Individual-level factors in colorectal cancer screening: A review of the literature on the relation of individual-level health behavior constructs and screening behavior

Marc T. Kiviniemi, Alyssa Bennett, Marie Zaiter, James R. Marshall

Research output: Contribution to journalReview articlepeer-review

89 Scopus citations

Abstract

Objective: Compliance with colorectal cancer screening recommendations requires considerable conscious effort on the part of the individual patient, making an individual's decisions about engagement in screening an important contributor to compliance or noncompliance. The objective of this paper was to examine the effectiveness of individual-level behavior theories and their associated constructs in accounting for engagement in colorectal cancer screening behavior. Methods: We reviewed the literature examining constructs from formal models of individual-level health behavior as factors associated with compliance with screening for colorectal cancer. All published studies examining one or more constructs from the health belief model, theory of planned behavior, transtheoretical model, or social cognitive theory and their relation to screening behavior or behavioral intentions were included in the analysis. Results: By and large, results of studies supported the theory-based predictions for the influence of constructs on cancer screening behavior. However, the evidence base for many of these relations, especially for models other than the health belief model, is quite limited. Conclusions: Suggestions are made for future research on individual-level determinants of colorectal cancer screening.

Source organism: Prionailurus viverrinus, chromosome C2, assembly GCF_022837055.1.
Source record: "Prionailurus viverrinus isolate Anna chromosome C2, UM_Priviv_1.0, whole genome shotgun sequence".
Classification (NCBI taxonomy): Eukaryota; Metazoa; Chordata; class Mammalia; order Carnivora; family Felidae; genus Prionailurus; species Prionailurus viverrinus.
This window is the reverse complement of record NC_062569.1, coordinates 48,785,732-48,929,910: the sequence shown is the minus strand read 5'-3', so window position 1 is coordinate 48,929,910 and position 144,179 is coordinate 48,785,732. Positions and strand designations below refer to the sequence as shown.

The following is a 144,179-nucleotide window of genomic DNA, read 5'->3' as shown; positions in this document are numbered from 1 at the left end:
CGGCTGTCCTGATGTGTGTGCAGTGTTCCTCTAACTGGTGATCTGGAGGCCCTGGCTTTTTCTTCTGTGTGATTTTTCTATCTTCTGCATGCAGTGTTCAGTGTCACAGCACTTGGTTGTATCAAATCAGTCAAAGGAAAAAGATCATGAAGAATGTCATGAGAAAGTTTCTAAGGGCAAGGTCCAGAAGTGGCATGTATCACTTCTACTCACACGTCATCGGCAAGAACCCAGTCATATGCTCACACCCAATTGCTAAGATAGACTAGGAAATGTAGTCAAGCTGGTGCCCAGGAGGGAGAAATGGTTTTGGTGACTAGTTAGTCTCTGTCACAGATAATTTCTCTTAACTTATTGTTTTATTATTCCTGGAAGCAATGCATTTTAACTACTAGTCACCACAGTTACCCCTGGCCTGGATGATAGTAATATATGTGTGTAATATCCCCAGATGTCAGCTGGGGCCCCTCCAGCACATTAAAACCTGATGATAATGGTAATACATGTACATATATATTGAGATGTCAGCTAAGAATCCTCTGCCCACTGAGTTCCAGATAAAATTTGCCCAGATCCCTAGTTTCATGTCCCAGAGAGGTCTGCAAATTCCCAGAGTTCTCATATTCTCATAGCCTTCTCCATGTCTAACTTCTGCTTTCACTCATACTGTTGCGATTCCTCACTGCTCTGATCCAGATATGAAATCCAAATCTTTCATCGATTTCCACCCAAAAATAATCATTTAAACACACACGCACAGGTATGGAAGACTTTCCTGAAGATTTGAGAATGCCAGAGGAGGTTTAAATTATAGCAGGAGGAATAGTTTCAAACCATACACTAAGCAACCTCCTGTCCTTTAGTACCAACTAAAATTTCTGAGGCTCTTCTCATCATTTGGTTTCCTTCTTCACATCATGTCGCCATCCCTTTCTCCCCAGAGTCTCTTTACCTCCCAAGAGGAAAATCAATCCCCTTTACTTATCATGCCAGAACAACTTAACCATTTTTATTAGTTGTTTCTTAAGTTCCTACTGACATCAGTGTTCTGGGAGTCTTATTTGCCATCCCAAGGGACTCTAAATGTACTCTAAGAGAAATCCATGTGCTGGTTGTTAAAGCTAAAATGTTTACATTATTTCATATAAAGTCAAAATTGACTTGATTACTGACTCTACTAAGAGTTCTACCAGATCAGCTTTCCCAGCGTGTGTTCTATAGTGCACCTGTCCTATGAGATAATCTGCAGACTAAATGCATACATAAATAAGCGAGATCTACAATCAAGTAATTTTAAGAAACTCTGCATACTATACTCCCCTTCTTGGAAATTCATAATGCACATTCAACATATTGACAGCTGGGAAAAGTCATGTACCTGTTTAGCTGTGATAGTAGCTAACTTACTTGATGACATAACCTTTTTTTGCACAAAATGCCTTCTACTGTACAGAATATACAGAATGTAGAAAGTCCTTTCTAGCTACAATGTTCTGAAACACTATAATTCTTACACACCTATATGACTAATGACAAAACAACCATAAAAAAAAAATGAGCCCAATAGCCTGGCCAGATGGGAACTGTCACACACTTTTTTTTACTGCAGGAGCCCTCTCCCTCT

Original languageEnglish
Pages (from-to)1023-1033
Number of pages11
JournalPsycho-Oncology
Volume20
Issue number10
DOIs
StatePublished - Oct 2011

Keywords

  • colorectal cancer screening
  • decision making
  • individual adherence
  • literature review

ASJC Scopus subject areas

  • Experimental and Cognitive Psychology
  • Oncology
  • Psychiatry and Mental health

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